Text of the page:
When you hear the name Jean Paul Gaultier, you may think of Madonna’s bustiers, nautical stripes, or perfume bottles shaped like a woman’s figure (cone bra included), or you may not recognise the name at all. No matter your current understanding of him, Jean Paul Gaultier is one of fashion’s living legends. Designing collections since the 70’s, Gaultier has been the mastermind behind many fashion movements, and is often referred to as the saviour of Couture. Gaultier is also described as “Frencher than French”, with continual French influence and obvious Parisian references in each of his collections. For all of these reasons and more, Montreal’s Musée des Beaux-Arts is celebrating Gaultier’s 35 years in the business by showcasing his most memorable designs.
Having hosted the works of Yves Saint Laurent and Denis Gagnon in past exhibitions, Montreal’s Musée des Beaux-Arts is no stranger to high fashion. I visited the exhibit this weekend and was amazed by the couture before me and the power with which it is presented. Upon entering the exhibit, you’re greeted with a myriad of Gaultier’s signature stripes, but as you approach, the mannequins seem to come alive. Not figuratively, but literally. While the bodies of the mannequins are as you would expect, the faces are projected from above, giving the figures the ability to blink, speak and even sing. It sounds creepy, and it is for about 10 minutes, until you begin to marvel at the models in all their splendour. It seems to bring the clothing to life.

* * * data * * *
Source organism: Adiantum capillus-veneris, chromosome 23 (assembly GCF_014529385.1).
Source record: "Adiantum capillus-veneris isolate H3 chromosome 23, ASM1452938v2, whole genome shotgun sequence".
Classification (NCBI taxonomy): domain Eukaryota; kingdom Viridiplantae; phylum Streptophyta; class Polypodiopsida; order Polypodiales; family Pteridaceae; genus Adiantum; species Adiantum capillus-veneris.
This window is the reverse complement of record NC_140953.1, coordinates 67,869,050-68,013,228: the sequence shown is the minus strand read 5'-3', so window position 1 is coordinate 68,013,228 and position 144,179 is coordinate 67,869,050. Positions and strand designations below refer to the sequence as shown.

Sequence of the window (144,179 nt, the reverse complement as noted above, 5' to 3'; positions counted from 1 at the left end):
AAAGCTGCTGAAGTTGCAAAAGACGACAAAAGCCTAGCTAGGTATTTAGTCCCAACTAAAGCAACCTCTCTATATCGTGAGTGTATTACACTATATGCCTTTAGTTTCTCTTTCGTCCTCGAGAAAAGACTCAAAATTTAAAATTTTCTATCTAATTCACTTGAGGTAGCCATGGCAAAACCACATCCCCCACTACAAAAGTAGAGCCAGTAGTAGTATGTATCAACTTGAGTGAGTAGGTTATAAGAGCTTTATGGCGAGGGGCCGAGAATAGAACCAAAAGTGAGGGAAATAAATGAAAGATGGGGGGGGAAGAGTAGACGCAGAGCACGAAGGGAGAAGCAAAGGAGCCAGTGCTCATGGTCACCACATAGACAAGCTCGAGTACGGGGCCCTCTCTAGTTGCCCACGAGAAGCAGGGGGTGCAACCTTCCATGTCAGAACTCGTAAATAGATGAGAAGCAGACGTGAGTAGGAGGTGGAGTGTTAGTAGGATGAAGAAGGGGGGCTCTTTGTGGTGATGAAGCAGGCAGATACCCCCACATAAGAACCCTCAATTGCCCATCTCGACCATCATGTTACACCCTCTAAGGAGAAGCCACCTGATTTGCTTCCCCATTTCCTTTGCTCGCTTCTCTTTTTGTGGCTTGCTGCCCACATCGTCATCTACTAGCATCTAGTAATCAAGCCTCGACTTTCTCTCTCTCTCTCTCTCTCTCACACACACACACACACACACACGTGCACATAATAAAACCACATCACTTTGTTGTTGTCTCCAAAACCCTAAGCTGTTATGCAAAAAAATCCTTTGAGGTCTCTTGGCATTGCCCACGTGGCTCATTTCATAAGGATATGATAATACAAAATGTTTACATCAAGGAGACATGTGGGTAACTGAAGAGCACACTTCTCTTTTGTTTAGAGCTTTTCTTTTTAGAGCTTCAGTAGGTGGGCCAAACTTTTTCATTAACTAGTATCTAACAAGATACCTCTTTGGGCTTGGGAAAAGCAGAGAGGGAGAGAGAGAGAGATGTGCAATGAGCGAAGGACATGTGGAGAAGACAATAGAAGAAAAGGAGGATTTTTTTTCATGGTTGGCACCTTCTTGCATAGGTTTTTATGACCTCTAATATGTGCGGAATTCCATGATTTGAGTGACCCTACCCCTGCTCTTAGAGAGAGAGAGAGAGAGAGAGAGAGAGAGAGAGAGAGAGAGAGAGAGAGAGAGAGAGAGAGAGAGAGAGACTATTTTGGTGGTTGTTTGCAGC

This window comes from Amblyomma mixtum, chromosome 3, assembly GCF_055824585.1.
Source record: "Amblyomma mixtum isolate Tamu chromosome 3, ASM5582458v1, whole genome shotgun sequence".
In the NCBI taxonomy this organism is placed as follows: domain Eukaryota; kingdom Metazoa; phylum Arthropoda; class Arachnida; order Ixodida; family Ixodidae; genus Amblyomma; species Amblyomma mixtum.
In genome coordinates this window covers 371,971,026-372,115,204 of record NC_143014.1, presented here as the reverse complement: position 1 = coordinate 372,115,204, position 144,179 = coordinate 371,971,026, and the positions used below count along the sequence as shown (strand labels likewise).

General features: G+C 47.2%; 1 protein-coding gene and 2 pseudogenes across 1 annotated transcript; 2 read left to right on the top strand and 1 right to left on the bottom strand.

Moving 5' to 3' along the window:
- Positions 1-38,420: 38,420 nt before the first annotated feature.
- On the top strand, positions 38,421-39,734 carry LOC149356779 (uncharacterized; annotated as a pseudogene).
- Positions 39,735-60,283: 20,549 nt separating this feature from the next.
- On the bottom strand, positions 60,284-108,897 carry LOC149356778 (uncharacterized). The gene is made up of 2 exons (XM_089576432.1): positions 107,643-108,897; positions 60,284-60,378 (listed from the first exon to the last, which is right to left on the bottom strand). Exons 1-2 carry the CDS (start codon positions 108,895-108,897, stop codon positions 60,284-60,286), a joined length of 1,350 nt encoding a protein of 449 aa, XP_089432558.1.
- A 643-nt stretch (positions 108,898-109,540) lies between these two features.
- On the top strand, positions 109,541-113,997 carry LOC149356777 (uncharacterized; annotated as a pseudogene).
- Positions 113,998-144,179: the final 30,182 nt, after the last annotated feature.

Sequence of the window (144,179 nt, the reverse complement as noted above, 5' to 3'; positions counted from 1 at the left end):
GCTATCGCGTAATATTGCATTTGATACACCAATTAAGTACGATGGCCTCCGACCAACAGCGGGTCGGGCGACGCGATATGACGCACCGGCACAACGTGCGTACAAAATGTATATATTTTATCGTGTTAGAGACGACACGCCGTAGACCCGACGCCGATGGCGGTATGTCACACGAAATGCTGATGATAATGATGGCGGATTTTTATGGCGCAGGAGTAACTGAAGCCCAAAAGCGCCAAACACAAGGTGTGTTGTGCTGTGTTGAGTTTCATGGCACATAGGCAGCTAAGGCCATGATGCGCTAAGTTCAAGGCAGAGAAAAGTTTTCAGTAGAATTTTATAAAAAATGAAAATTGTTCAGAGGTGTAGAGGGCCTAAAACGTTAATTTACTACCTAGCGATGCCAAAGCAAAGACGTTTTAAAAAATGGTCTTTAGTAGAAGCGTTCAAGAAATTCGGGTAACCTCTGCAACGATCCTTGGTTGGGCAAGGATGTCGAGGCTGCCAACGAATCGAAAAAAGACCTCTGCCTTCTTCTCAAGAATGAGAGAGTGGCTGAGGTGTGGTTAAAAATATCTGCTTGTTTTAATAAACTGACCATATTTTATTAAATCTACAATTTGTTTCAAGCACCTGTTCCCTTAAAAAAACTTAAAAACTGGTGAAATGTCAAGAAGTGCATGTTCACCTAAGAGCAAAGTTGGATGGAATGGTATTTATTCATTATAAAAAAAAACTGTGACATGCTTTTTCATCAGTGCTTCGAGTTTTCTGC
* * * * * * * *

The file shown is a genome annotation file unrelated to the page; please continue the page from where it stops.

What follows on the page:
If you’re headed to Montreal anytime soon, or you’re a fellow resident, I highly suggest taking a trip to the museum and spending the $15 it costs to experience a little taste of French Couture and fashion history (the exhibition ends October 2). If you don’t get the chance to take a visit, here’s a preview of Gaultier’s work. To all those concerned about spoiling it, I promise these pictures are nothing compared to the real thing, and it’s only a small taste (or just stop scrolling!).
As Gaultier explains, “At first, I did not want to do an exhibition because for me a retrospective is for a funeral—and I am alive! But instead of putting it together chronologically, it is almost like a new collection.”